Parkinson’s disease is a degenerative disorder that affects a person’s movement and speech. It is the second most common neurodegenerative disease in the United States, after Alzheimer’s disease. It is estimated that 60,000 Americans were living with the disease in 2010, with the number of new cases predicted to increase to more than 50,000 by 2020.

Although Parkinson’s disease is more often seen in people over the age of 60, it can strike at any age. Parkinson’s disease occurs when cells in a specific area of the brain begin to die off. These cells produce a chemical called dopamine, which sends signals to the part of the brain that controls movement.

Despite the general awareness of people about this disease, there are still some misconceptions that exist about it. In this post, we will discuss all of these myths and give them proper elucidation.

Myth: It Is Only A “Motor” Disease

Fact: If you’ve been diagnosed with Parkinson’s or know someone who has, you’ve probably heard that Parkinson’s is “only” a motor condition. While Parkinson’s can have a big impact on motor skills, the reality is that people with Parkinson’s experience a variety of symptoms. It also has psychological and behavioral effects, including depression, anxiety, and apathy.

Many people know that depression is common among those with PD, but they may not know that it often occurs before the characteristic motor symptoms of PD develop. This can be a problem because depression, and other non-motor symptoms, can make PD and different types of movement disorders hard to recognize, delaying the diagnosis. That’s why identifying and treating depression early is essential.

Myth: Parkinson’s Disease Medications Can Cause Symptoms

Fact: You may have heard that certain Parkinson’s medications can make symptoms worse. You may even believe it yourself. But it’s just a myth.

Parkinson’s medications do not cause symptoms, even as they relieve Parkinson’s symptoms. The confusion is understandable since Parkinson’s itself can cause symptoms, such as tremors, stiffness, and slowness of movement.

Levodopa is a drug used to treat the symptoms of Parkinson’s disease. It works by helping the brain make dopamine, a chemical that is generally produced in the brain. The drug is given to people with Parkinson’s disease in a pill form that they take by mouth. However, many think that this medication triggers more complications than relieving the problem. Previous clinical trials have disproved it, and it is no longer essential to delve into it.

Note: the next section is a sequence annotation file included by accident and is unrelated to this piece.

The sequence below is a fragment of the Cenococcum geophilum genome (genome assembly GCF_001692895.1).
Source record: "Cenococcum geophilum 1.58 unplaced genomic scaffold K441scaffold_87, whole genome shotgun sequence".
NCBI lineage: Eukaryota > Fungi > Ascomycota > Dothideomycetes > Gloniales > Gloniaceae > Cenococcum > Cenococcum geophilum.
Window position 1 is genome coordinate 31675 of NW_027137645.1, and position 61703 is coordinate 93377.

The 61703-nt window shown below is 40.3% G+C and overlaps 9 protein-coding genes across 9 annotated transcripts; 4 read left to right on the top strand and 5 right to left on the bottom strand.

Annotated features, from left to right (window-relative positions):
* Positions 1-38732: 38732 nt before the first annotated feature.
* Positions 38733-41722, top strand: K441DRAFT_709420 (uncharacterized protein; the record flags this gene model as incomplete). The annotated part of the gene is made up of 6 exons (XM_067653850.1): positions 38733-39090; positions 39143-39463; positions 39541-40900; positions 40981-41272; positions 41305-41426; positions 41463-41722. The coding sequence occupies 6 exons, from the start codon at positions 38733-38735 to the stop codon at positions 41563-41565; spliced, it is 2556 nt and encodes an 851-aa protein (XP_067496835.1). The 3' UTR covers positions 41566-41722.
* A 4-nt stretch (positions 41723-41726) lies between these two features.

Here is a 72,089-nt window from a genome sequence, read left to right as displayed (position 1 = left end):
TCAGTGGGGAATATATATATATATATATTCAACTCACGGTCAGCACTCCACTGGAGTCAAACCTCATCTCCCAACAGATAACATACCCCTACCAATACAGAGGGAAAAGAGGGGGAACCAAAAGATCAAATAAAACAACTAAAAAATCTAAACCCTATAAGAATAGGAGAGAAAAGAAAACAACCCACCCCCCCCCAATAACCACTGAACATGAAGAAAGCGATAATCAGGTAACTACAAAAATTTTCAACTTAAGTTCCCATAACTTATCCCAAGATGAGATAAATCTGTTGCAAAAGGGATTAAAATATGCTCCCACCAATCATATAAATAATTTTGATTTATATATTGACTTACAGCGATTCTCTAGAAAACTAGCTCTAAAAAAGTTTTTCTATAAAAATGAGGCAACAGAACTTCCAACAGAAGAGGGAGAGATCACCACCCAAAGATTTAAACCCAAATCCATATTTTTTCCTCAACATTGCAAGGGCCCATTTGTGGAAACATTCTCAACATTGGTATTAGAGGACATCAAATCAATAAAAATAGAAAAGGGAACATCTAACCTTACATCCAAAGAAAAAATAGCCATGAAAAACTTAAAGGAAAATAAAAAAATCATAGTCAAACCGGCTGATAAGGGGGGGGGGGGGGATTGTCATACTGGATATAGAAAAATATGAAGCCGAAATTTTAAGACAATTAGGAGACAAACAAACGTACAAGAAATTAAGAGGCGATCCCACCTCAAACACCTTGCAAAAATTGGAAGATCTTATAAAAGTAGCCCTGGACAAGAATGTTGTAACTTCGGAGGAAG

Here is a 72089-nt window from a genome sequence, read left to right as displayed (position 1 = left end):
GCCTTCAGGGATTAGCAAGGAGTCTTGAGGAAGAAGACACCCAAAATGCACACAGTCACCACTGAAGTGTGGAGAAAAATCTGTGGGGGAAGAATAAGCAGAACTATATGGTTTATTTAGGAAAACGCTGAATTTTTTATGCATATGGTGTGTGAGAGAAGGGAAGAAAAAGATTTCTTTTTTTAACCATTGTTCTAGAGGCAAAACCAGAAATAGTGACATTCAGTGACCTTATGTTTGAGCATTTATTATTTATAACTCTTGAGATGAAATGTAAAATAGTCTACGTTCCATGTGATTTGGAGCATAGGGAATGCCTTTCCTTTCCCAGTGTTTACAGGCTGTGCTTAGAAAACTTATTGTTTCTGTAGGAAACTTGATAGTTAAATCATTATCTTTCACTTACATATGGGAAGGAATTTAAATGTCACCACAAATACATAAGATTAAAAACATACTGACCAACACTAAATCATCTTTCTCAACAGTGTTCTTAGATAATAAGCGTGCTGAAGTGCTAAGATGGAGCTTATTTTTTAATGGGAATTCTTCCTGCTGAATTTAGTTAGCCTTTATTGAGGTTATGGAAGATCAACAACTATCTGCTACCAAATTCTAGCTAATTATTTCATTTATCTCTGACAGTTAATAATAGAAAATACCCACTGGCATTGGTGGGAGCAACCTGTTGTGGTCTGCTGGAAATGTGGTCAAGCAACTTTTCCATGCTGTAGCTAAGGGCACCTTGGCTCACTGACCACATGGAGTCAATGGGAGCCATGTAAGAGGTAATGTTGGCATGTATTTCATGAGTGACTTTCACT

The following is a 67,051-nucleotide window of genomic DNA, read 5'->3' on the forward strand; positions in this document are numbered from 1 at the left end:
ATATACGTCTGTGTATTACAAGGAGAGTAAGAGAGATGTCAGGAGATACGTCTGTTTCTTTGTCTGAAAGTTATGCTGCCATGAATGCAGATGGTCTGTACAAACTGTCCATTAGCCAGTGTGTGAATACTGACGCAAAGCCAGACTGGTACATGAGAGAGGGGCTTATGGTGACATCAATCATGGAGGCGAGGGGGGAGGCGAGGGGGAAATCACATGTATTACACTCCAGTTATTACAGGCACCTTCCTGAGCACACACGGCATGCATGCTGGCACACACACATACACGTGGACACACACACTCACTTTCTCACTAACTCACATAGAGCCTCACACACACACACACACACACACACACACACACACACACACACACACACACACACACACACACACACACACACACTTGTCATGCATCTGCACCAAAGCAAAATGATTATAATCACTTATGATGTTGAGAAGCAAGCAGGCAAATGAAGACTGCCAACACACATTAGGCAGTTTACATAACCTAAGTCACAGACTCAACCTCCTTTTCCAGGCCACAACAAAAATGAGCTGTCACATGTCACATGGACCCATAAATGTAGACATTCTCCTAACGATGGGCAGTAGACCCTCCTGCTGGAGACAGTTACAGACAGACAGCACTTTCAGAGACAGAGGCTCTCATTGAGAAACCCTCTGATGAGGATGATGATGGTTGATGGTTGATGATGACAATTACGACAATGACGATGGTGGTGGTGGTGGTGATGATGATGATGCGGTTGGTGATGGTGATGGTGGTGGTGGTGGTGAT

Myth: Parkinson’s Disease Always Cause Tremors

Fact: Tremoring is the most iconic symptom of the condition, but it’s far from the only one. Parkinson’s tremor is a symptom of the disease, not the disease itself. There are other symptoms that may be present, including slurred speech, loss of smell, constipation, stiffness and slowed movements, movement disorders, depression, and dementia. There are also non-motor symptoms such as sleep disorders, constipation, and pain. In fact, some people have been diagnosed with the condition without suffering from tremors at all.

Myth: There’s Nothing That You Can Do If You Have Parkinson’s Disease

Fact: Parkinson’s disease can be a scary condition. And the reality is it can make life hard. But before you throw your hands up in horror, know that there is plenty you can do! Yes, there are medications that can help alleviate symptoms, but with suitable therapies, there are also things you can do at home to help prevent the progression of Parkinson’s disease.

An example of good therapy is exercise. Numerous studies suggest that PD patients who are physically active retain “normalcy” in their lives. Meanwhile, those who remain sedentary are more prone to the severe symptoms of the disease.

Myth: Parkinson’s Disease Is A Death Sentence

Fact: The most common myth surrounding Parkinson’s disease is that it is fatal. Parkinson’s disease is a chronic disease, meaning it has no cure, but it is not fatal. Many people with Parkinson’s disease live for many years after diagnosis with the right treatment. Unlike a heart attack, Parkinson’s disease is not a direct culprit for its patients’ death. But since the condition causes frailty on the motor and logical skills, it makes a person susceptible to accidents and other hazards (i.e., falls).

Another indirect cause of death for Parkinson’s disease is infection. Hence, it is vital that a patient keeps up with regular medical check-ups.

Myth: Deep Brain Stimulation Is A “Trial-Phase” Therapy For Parkinson’s Disease

Fact: Deep brain stimulation (DBS) is a surgical procedure used to treat many neurological conditions. The procedure sends electrical impulses to specific parts of the brain. These impulses act as “pacemakers” for the brain and can help control symptoms. DBS is used to treat Parkinson’s disease and other movement disorders, essential tremors, and severe cases of obsessive-compulsive disorder (OCD).

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